In order to maintain continued growth, the sales pipeline must be full.
“We want to grow!” probably the most frequently heard phrase in every company. Especially if you are part of the sales team, you know this sentence inside out. Although there are other important roles in companies, the sales team contributes a considerable amount to the growth of a company.
In my role as Account Executive, it is my job to always have a full and stable sales pipeline in order to be able to guarantee to close as many deals as possible. If you also work in sales, you know this has its challenges.
I have been in various sales roles, including sales and business development. Cold outbounding is an important part of these roles. The challenge is making first contact without any previous business relationship with the customer. Cold outbounding is therefore often viewed as an uphill struggle. We often find calls or emails from unknown people annoying and time-consuming.
In the beginning, therefore, most sales and business development professionals have a hard time dealing with cold calling. There’s no doubt in my mind that it’s a tough job. You have to have a lot of patience, put up with many rejections and motivate yourself again and again. However, the feeling is all the more rewarding when you have acquired a good project. In addition, I think that it helps your personal growth, because you have to challenge yourself over and over again.
Even in my role as Account Executive, I quickly realized that cold calling remains an important part of my daily work in order to continue building a full sales pipeline.
Over time I have tested various methods to ease the pain of cold outbounding and we will talk about one in more detail today.
In addition to cold calls, email campaigns are also widespread to reach the broadest possible audience.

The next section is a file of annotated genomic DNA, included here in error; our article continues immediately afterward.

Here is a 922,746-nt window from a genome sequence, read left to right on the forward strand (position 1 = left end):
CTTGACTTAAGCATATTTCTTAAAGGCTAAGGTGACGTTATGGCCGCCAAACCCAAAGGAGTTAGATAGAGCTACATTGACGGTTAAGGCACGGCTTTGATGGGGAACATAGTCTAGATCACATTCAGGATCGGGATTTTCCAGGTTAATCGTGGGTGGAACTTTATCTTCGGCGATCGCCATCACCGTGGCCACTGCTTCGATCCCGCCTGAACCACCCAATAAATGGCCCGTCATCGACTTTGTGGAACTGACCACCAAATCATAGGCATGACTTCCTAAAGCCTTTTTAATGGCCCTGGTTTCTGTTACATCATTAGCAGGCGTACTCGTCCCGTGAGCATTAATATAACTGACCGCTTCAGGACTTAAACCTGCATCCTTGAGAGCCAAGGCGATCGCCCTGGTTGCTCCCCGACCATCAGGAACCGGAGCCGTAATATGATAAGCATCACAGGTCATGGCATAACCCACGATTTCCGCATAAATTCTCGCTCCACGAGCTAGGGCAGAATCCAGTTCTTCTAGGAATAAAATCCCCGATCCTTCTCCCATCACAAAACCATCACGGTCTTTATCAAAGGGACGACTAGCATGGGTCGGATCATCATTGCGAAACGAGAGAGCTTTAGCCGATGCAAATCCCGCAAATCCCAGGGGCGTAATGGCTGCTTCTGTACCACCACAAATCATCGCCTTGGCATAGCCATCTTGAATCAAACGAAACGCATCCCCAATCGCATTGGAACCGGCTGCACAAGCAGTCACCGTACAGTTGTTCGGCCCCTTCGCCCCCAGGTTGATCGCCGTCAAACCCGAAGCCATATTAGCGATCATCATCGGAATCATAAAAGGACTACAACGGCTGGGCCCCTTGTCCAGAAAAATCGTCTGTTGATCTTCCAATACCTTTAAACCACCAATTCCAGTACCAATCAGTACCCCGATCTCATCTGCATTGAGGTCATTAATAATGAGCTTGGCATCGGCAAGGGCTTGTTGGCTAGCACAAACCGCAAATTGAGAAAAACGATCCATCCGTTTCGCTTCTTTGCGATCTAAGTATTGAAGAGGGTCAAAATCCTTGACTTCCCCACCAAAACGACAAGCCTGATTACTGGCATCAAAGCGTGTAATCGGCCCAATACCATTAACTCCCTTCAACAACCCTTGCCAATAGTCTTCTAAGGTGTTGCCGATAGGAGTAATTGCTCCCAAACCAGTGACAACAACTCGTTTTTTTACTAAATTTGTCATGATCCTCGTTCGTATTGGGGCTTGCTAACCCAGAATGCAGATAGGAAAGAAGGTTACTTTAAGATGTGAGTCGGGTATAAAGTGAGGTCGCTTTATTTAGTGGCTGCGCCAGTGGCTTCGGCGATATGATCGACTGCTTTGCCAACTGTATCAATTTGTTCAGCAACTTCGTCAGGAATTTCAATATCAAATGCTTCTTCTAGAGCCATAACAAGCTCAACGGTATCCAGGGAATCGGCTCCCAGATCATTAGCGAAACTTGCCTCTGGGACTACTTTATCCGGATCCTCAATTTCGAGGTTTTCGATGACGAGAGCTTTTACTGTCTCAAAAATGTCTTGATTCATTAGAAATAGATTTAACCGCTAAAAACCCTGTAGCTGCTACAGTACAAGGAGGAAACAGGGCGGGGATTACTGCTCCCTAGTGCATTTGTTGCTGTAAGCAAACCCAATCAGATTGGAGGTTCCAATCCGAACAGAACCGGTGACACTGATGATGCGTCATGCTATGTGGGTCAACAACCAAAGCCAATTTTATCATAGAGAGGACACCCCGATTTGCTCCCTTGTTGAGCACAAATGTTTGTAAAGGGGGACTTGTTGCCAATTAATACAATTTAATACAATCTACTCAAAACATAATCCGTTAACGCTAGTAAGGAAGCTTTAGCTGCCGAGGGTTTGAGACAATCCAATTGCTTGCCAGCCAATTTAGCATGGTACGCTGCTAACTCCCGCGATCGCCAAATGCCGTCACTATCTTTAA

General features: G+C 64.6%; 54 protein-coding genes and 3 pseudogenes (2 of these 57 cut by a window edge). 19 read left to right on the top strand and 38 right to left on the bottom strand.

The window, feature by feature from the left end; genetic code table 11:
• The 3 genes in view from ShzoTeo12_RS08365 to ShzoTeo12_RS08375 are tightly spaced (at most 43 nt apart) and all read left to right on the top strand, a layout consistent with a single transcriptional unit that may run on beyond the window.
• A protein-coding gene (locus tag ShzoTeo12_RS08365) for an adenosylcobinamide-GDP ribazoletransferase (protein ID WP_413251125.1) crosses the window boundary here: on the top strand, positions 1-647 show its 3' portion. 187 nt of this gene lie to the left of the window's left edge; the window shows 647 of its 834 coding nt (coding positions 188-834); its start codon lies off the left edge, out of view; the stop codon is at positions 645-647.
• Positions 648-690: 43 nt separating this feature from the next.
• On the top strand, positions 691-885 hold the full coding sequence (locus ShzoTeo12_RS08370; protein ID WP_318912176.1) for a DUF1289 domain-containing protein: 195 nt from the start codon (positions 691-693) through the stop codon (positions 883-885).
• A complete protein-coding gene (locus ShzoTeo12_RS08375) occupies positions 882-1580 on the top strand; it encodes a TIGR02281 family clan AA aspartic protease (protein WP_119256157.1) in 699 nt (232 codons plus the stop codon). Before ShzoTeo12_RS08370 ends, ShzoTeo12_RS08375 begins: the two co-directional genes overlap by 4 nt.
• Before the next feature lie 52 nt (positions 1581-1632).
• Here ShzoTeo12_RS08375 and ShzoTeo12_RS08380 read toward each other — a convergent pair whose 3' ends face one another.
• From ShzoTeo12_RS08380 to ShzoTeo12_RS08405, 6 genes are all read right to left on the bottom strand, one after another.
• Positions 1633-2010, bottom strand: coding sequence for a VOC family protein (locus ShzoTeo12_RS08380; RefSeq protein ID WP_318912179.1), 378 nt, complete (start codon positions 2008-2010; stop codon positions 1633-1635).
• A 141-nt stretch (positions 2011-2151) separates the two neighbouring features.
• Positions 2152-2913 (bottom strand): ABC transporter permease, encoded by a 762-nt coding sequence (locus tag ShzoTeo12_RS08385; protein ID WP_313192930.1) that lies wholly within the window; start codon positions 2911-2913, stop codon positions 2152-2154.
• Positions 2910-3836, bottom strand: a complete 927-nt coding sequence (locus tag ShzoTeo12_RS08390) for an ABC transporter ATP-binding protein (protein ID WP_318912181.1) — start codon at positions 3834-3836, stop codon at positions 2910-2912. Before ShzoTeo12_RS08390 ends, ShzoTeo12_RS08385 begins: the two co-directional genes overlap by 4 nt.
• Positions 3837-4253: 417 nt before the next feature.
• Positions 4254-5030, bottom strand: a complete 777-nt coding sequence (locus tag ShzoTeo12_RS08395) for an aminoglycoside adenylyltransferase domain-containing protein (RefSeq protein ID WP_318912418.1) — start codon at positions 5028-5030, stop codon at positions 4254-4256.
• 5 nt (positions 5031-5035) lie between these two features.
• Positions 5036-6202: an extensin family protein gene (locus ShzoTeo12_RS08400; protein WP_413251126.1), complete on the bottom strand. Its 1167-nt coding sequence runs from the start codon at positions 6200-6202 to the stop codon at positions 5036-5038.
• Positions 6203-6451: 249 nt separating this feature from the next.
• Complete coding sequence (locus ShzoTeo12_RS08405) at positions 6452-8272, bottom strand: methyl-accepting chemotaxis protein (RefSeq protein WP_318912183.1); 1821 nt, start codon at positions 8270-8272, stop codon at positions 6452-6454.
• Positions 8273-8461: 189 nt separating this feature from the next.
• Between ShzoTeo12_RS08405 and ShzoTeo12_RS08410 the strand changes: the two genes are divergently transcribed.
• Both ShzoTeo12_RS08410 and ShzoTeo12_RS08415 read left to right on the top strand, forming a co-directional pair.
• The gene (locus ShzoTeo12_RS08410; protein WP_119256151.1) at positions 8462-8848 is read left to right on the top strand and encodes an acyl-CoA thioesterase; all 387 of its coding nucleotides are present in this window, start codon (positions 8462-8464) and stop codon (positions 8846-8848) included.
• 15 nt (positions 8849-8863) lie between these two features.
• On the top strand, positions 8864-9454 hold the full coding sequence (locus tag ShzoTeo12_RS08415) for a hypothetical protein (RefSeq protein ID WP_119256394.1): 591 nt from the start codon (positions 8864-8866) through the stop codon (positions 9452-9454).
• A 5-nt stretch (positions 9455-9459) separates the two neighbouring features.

According to Absolit 2019, 95.4 percent of the 5,000 top companies in the German-speaking world are engaged in active email marketing.
From my experience, mass emails are a very useful method to reach as many people as possible as quickly as possible, but the response is very low. However, I would like to explicitly point out once again that since the new data protection provision of the DSGVO of May 2018, email recipients must have given their active consent if they want to send such emails. In the B2B segment this is a bit more relaxed, which is explained in detail in this video. However, mass emails in the European area are also prohibited in B2B.
Nevertheless, I do not consider mass emails to be suitable for specifically addressing potential customers. Let’s be honest: Everyone can see immediately whether an email is so generic that it could in principle be directed at anyone. I don’t know about you, but I delete such a generic email as soon as it lands in my inbox.
So here’s my question: When do you read an email and when will it be interesting for you?
Statistics show that an email becomes interesting as soon as it is personalized and we recognize a clear added value.
62% of companies consider personalized email to be the most effective method.
But how can you send a personalized email if you are not yet in personal contact with the recipient?
After all, you can’t spend all day researching new prospects. So you need a method that is as effective as possible but personal enough to add value.
One strategy that has proven very effective for me is Basho email. Basho has established itself particularly in the SaaS industry in recent years. But what is a BASHO?
The BASHO email has become an established sales method especially in the SaaS world and was first created by Jeff Hoffmann. Jeff Hoffmann has more than 25 years of sales experience and now gives training in over 100 of the Fortune 500 companies. His methods have been taught in over 23 countries worldwide and are used by companies such as Google. But what exactly is a BASHO?